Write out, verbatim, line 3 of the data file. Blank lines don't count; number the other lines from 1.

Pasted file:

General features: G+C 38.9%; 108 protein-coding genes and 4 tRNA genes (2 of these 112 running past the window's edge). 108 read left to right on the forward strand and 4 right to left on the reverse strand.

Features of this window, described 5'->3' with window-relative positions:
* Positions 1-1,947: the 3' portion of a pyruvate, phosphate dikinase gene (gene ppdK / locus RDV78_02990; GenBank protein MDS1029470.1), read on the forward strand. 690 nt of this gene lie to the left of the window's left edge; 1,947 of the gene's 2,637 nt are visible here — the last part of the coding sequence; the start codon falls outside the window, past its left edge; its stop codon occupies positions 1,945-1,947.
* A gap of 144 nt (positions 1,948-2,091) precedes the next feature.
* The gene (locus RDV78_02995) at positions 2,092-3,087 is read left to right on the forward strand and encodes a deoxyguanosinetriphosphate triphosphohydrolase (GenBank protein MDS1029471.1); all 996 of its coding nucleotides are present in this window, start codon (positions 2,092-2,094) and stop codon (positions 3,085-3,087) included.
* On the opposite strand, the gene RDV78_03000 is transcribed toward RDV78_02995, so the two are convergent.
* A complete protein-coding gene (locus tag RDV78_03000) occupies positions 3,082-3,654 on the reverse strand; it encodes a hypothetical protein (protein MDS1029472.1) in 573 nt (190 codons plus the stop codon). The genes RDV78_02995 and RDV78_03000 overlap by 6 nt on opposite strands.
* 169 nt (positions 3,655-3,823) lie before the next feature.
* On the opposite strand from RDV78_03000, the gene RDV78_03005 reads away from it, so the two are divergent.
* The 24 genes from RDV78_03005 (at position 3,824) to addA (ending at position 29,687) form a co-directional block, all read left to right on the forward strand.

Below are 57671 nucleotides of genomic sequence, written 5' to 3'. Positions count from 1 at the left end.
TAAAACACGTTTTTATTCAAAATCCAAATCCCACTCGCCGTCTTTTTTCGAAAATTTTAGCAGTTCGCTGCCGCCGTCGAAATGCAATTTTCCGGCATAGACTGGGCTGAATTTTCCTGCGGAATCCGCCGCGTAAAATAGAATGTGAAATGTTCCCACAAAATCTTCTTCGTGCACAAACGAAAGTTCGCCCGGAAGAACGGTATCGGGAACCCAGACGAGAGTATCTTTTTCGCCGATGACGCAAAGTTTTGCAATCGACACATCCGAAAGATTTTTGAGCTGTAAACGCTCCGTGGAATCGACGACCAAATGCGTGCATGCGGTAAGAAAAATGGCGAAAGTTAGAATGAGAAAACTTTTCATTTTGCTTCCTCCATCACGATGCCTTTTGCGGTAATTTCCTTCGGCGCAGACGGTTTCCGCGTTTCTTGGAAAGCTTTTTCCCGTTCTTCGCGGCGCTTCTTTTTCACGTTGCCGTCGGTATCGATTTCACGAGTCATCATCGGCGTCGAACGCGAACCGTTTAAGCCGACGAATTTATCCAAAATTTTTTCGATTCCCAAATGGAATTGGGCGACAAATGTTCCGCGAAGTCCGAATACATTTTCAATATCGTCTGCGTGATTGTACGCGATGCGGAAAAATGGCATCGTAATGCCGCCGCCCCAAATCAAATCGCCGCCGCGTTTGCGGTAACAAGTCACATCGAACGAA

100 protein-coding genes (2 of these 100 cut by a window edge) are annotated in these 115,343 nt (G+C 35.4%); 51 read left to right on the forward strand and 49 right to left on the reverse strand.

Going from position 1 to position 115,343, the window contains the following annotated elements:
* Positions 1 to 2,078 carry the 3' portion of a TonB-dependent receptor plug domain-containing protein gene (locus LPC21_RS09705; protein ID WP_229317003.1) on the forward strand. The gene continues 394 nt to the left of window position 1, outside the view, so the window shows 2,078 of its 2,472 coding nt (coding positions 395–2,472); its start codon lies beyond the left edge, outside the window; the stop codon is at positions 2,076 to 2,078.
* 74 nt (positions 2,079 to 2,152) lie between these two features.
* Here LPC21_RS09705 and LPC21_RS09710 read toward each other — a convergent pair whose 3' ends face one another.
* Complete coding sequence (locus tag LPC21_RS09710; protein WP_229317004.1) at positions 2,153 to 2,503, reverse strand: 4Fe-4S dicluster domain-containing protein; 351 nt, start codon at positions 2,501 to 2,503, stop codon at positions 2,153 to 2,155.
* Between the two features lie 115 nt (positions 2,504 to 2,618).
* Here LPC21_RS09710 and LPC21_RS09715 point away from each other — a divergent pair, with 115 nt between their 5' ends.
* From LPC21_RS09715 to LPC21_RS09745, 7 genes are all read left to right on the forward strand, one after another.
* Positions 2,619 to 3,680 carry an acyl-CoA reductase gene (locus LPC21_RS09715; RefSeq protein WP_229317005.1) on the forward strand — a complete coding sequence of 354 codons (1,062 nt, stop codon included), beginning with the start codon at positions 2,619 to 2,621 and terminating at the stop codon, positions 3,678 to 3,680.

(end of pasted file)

* Positions 1-1,947: the 3' portion of a pyruvate, phosphate dikinase gene (gene ppdK / locus RDV78_02990; GenBank protein MDS1029470.1), read on the forward strand. 690 nt of this gene lie to the left of the window's left edge; 1,947 of the gene's 2,637 nt are visible here — the last part of the coding sequence; the start codon falls outside the window, past its left edge; its stop codon occupies positions 1,945-1,947.